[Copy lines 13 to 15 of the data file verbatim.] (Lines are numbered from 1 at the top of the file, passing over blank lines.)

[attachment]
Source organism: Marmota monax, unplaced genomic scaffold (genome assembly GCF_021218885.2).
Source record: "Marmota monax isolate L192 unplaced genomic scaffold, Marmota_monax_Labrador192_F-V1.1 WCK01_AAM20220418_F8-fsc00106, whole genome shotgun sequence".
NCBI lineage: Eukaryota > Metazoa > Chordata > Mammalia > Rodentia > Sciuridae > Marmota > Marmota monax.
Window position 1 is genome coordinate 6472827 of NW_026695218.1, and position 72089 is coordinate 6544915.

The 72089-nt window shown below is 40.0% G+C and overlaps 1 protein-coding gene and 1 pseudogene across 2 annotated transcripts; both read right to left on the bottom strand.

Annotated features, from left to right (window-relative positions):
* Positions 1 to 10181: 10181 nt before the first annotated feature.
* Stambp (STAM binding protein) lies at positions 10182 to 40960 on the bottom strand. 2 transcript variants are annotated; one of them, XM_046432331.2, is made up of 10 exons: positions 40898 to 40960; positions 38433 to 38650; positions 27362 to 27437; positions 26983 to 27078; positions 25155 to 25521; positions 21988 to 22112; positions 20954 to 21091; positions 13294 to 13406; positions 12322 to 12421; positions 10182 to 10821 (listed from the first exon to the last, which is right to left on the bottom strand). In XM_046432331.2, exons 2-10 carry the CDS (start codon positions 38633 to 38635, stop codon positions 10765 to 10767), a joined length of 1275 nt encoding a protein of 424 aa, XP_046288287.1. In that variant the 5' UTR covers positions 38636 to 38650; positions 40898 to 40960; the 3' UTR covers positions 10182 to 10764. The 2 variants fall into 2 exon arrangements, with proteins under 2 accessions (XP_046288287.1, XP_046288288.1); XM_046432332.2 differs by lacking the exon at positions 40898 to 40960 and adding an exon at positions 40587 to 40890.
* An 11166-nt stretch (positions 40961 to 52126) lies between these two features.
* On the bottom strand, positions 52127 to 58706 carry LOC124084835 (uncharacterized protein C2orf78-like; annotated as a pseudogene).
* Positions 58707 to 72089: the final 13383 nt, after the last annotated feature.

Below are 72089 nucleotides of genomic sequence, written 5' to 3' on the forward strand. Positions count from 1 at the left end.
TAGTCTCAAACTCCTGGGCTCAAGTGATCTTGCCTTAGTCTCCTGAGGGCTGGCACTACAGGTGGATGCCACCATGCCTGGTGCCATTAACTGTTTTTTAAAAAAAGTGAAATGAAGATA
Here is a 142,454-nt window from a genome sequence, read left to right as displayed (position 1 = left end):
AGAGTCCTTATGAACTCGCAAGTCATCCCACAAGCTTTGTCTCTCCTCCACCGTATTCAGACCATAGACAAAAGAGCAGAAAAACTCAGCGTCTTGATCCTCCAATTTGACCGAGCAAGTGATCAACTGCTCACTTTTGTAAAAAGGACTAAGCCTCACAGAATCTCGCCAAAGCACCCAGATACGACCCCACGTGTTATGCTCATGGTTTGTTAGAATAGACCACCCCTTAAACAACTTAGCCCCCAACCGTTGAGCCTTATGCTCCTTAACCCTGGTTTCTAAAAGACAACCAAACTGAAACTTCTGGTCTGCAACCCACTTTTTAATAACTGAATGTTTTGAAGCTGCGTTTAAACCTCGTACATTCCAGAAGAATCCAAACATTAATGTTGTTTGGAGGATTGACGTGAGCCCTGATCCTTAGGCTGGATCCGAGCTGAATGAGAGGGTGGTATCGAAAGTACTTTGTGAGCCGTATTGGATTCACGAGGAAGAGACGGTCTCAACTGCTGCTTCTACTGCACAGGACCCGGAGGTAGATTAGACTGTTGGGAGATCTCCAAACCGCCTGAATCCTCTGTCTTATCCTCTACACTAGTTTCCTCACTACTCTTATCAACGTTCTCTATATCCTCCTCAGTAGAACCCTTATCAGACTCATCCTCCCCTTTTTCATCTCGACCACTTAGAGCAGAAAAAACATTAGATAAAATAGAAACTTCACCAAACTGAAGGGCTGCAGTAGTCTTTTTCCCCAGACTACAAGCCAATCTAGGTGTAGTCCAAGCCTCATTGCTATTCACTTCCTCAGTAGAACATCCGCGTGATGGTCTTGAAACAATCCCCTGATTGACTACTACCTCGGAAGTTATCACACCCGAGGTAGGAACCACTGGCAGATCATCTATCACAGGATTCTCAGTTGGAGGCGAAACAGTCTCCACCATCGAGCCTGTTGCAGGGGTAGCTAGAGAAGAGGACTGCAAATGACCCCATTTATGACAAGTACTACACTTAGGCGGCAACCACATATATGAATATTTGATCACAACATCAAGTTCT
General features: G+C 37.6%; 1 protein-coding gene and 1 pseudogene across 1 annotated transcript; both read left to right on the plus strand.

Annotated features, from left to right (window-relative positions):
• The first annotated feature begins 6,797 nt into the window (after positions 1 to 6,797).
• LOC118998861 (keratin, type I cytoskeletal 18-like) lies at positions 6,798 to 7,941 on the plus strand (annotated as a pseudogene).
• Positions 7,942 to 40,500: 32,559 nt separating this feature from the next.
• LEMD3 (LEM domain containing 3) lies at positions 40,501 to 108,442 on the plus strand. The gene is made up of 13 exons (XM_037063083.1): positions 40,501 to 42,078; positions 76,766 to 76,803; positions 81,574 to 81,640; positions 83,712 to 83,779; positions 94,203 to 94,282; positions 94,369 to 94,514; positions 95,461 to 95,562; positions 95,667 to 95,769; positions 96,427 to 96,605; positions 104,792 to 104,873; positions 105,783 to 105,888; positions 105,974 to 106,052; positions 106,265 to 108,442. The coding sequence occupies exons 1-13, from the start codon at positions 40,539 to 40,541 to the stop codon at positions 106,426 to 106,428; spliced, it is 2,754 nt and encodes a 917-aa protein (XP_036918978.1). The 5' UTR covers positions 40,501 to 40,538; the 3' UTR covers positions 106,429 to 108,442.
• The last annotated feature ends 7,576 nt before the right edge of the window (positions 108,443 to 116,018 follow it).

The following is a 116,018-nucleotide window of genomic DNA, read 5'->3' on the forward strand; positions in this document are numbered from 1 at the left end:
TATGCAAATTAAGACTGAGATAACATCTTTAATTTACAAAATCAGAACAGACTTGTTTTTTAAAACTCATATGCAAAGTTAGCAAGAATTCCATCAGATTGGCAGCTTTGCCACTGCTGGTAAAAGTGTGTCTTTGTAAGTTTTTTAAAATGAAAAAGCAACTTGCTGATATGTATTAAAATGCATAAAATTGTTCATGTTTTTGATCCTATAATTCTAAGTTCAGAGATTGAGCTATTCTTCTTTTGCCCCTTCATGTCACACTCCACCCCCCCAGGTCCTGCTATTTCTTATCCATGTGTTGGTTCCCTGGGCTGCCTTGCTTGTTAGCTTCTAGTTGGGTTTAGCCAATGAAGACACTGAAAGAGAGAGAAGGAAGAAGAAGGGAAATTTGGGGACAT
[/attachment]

TAGTCTCAAACTCCTGGGCTCAAGTGATCTTGCCTTAGTCTCCTGAGGGCTGGCACTACAGGTGGATGCCACCATGCCTGGTGCCATTAACTGTTTTTTAAAAAAAGTGAAATGAAGATA
Here is a 142,454-nt window from a genome sequence, read left to right as displayed (position 1 = left end):
AGAGTCCTTATGAACTCGCAAGTCATCCCACAAGCTTTGTCTCTCCTCCACCGTATTCAGACCATAGACAAAAGAGCAGAAAAACTCAGCGTCTTGATCCTCCAATTTGACCGAGCAAGTGATCAACTGCTCACTTTTGTAAAAAGGACTAAGCCTCACAGAATCTCGCCAAAGCACCCAGATACGACCCCACGTGTTATGCTCATGGTTTGTTAGAATAGACCACCCCTTAAACAACTTAGCCCCCAACCGTTGAGCCTTATGCTCCTTAACCCTGGTTTCTAAAAGACAACCAAACTGAAACTTCTGGTCTGCAACCCACTTTTTAATAACTGAATGTTTTGAAGCTGCGTTTAAACCTCGTACATTCCAGAAGAATCCAAACATTAATGTTGTTTGGAGGATTGACGTGAGCCCTGATCCTTAGGCTGGATCCGAGCTGAATGAGAGGGTGGTATCGAAAGTACTTTGTGAGCCGTATTGGATTCACGAGGAAGAGACGGTCTCAACTGCTGCTTCTACTGCACAGGACCCGGAGGTAGATTAGACTGTTGGGAGATCTCCAAACCGCCTGAATCCTCTGTCTTATCCTCTACACTAGTTTCCTCACTACTCTTATCAACGTTCTCTATATCCTCCTCAGTAGAACCCTTATCAGACTCATCCTCCCCTTTTTCATCTCGACCACTTAGAGCAGAAAAAACATTAGATAAAATAGAAACTTCACCAAACTGAAGGGCTGCAGTAGTCTTTTTCCCCAGACTACAAGCCAATCTAGGTGTAGTCCAAGCCTCATTGCTATTCACTTCCTCAGTAGAACATCCGCGTGATGGTCTTGAAACAATCCCCTGATTGACTACTACCTCGGAAGTTATCACACCCGAGGTAGGAACCACTGGCAGATCATCTATCACAGGATTCTCAGTTGGAGGCGAAACAGTCTCCACCATCGAGCCTGTTGCAGGGGTAGCTAGAGAAGAGGACTGCAAATGACCCCATTTATGACAAGTACTACACTTAGGCGGCAACCACATATATGAATATTTGATCACAACATCAAGTTCT